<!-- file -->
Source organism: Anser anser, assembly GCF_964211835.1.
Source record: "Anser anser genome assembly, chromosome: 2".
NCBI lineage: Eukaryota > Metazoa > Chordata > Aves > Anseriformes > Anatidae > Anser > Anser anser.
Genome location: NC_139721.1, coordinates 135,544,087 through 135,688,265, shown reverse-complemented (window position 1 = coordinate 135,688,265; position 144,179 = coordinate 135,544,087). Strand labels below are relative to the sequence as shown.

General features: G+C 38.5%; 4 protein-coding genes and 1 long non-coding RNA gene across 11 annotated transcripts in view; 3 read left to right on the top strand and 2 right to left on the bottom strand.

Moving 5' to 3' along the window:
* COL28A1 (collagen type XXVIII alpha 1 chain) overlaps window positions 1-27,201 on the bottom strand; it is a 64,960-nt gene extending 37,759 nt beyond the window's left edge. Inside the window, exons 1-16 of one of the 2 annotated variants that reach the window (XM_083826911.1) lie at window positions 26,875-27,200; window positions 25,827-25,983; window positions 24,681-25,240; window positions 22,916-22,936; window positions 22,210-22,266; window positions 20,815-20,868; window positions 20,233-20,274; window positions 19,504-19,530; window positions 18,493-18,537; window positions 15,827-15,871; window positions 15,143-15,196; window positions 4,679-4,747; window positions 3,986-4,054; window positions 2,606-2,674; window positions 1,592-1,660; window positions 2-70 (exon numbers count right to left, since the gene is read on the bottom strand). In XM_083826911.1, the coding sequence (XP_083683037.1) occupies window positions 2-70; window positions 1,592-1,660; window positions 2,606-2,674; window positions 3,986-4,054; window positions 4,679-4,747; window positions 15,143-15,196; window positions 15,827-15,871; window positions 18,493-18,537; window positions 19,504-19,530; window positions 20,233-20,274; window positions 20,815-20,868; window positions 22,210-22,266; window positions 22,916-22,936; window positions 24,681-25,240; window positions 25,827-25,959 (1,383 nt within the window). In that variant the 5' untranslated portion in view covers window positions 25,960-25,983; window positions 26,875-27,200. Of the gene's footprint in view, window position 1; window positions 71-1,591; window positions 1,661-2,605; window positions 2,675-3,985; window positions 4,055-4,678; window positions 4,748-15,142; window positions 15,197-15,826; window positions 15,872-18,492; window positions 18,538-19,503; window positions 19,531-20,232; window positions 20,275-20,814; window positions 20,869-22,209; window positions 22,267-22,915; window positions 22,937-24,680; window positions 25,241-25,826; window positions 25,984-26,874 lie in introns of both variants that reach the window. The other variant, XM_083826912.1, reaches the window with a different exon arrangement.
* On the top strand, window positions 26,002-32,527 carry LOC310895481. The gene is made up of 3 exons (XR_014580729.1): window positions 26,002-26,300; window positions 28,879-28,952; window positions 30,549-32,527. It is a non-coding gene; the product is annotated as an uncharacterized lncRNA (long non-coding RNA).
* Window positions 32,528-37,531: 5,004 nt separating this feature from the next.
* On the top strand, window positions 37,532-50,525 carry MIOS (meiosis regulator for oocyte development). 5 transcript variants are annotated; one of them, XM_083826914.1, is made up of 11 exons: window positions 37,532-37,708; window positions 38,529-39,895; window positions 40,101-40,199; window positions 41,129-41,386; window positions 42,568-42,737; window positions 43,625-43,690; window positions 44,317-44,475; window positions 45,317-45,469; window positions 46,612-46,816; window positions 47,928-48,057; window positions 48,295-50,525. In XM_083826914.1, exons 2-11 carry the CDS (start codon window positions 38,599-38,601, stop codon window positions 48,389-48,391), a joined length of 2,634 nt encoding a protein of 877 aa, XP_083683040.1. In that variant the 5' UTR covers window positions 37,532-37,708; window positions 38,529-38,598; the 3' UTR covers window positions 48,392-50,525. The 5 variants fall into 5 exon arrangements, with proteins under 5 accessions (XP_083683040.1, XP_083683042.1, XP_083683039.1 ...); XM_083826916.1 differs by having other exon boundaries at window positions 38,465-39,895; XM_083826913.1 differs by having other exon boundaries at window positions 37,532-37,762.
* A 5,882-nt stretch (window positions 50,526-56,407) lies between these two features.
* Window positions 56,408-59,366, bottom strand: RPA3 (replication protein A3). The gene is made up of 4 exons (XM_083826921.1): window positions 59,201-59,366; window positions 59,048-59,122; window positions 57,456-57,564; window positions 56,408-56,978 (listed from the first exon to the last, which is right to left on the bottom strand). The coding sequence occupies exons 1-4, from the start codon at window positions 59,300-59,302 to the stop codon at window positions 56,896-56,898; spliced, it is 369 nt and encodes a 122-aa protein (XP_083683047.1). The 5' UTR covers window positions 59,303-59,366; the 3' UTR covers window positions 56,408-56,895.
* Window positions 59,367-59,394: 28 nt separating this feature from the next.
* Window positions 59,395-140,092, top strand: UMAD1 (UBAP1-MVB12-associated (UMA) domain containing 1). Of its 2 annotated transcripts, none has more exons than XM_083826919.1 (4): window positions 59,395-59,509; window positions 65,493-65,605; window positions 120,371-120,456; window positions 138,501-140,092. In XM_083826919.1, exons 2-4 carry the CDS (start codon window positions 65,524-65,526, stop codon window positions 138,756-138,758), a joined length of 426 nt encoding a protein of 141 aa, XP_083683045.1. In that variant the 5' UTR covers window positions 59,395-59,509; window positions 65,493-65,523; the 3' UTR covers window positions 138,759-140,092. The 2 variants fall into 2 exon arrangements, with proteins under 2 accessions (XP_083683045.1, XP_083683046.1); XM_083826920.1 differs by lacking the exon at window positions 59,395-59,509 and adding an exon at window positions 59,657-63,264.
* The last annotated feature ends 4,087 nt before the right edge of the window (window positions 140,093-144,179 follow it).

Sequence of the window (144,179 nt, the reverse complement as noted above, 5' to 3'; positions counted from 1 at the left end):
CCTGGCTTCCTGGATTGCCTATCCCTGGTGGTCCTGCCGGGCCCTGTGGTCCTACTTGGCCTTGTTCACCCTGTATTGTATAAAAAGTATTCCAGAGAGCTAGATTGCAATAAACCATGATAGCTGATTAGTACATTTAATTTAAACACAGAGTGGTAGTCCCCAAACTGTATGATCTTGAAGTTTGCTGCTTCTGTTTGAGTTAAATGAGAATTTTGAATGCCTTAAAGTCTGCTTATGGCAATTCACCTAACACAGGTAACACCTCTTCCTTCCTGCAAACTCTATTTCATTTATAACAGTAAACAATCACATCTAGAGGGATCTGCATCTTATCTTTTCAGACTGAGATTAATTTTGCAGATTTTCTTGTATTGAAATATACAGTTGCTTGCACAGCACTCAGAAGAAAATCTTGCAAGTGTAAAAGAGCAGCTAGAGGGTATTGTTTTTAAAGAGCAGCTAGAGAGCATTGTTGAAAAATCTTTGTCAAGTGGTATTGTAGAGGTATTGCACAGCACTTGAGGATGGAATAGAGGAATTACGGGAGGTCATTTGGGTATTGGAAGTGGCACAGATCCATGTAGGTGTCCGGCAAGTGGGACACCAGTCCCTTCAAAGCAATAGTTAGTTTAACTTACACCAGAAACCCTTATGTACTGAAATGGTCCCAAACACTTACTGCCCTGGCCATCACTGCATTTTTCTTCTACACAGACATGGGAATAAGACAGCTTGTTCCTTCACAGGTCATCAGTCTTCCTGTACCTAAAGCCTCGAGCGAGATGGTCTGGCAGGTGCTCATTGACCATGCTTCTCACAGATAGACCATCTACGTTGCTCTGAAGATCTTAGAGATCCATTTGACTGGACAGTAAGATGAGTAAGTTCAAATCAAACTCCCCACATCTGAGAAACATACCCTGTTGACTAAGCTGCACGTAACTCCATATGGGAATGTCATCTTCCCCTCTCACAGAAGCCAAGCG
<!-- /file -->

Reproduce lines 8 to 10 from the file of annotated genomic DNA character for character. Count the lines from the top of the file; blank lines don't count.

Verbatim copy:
* On the top strand, window positions 26,002-32,527 carry LOC310895481. The gene is made up of 3 exons (XR_014580729.1): window positions 26,002-26,300; window positions 28,879-28,952; window positions 30,549-32,527. It is a non-coding gene; the product is annotated as an uncharacterized lncRNA (long non-coding RNA).
* Window positions 32,528-37,531: 5,004 nt separating this feature from the next.
* On the top strand, window positions 37,532-50,525 carry MIOS (meiosis regulator for oocyte development). 5 transcript variants are annotated; one of them, XM_083826914.1, is made up of 11 exons: window positions 37,532-37,708; window positions 38,529-39,895; window positions 40,101-40,199; window positions 41,129-41,386; window positions 42,568-42,737; window positions 43,625-43,690; window positions 44,317-44,475; window positions 45,317-45,469; window positions 46,612-46,816; window positions 47,928-48,057; window positions 48,295-50,525. In XM_083826914.1, exons 2-11 carry the CDS (start codon window positions 38,599-38,601, stop codon window positions 48,389-48,391), a joined length of 2,634 nt encoding a protein of 877 aa, XP_083683040.1. In that variant the 5' UTR covers window positions 37,532-37,708; window positions 38,529-38,598; the 3' UTR covers window positions 48,392-50,525. The 5 variants fall into 5 exon arrangements, with proteins under 5 accessions (XP_083683040.1, XP_083683042.1, XP_083683039.1 ...); XM_083826916.1 differs by having other exon boundaries at window positions 38,465-39,895; XM_083826913.1 differs by having other exon boundaries at window positions 37,532-37,762.